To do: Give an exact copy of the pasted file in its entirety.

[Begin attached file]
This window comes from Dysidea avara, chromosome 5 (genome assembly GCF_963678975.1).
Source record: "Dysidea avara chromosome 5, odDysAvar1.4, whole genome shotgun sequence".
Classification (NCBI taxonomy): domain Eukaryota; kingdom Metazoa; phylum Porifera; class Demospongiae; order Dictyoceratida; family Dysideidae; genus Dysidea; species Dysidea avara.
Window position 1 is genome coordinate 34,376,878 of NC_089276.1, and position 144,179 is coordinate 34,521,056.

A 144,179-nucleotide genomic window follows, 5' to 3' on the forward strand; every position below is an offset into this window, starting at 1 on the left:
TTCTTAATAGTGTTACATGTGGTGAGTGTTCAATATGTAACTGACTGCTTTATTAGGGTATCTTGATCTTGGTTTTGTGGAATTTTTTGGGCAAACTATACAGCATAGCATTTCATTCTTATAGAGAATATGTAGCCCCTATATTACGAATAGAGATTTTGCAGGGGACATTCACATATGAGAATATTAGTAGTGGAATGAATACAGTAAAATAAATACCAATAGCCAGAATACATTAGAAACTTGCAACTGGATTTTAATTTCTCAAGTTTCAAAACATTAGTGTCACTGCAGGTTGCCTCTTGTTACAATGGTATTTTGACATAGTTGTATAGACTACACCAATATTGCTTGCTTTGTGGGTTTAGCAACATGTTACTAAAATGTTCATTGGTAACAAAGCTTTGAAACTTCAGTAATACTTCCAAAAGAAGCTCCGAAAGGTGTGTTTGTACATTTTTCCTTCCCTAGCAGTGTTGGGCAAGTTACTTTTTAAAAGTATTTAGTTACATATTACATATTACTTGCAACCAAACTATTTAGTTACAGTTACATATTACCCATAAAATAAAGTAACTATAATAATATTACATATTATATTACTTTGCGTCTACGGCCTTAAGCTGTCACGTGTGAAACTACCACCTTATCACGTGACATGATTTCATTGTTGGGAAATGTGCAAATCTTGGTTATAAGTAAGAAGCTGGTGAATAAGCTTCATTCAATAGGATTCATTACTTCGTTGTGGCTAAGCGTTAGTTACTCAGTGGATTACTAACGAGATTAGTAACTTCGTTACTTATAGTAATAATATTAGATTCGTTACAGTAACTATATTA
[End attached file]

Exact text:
This window comes from Dysidea avara, chromosome 5 (genome assembly GCF_963678975.1).
Source record: "Dysidea avara chromosome 5, odDysAvar1.4, whole genome shotgun sequence".
Classification (NCBI taxonomy): domain Eukaryota; kingdom Metazoa; phylum Porifera; class Demospongiae; order Dictyoceratida; family Dysideidae; genus Dysidea; species Dysidea avara.
Window position 1 is genome coordinate 34,376,878 of NC_089276.1, and position 144,179 is coordinate 34,521,056.

A 144,179-nucleotide genomic window follows, 5' to 3' on the forward strand; every position below is an offset into this window, starting at 1 on the left:
TTCTTAATAGTGTTACATGTGGTGAGTGTTCAATATGTAACTGACTGCTTTATTAGGGTATCTTGATCTTGGTTTTGTGGAATTTTTTGGGCAAACTATACAGCATAGCATTTCATTCTTATAGAGAATATGTAGCCCCTATATTACGAATAGAGATTTTGCAGGGGACATTCACATATGAGAATATTAGTAGTGGAATGAATACAGTAAAATAAATACCAATAGCCAGAATACATTAGAAACTTGCAACTGGATTTTAATTTCTCAAGTTTCAAAACATTAGTGTCACTGCAGGTTGCCTCTTGTTACAATGGTATTTTGACATAGTTGTATAGACTACACCAATATTGCTTGCTTTGTGGGTTTAGCAACATGTTACTAAAATGTTCATTGGTAACAAAGCTTTGAAACTTCAGTAATACTTCCAAAAGAAGCTCCGAAAGGTGTGTTTGTACATTTTTCCTTCCCTAGCAGTGTTGGGCAAGTTACTTTTTAAAAGTATTTAGTTACATATTACATATTACTTGCAACCAAACTATTTAGTTACAGTTACATATTACCCATAAAATAAAGTAACTATAATAATATTACATATTATATTACTTTGCGTCTACGGCCTTAAGCTGTCACGTGTGAAACTACCACCTTATCACGTGACATGATTTCATTGTTGGGAAATGTGCAAATCTTGGTTATAAGTAAGAAGCTGGTGAATAAGCTTCATTCAATAGGATTCATTACTTCGTTGTGGCTAAGCGTTAGTTACTCAGTGGATTACTAACGAGATTAGTAACTTCGTTACTTATAGTAATAATATTAGATTCGTTACAGTAACTATATTA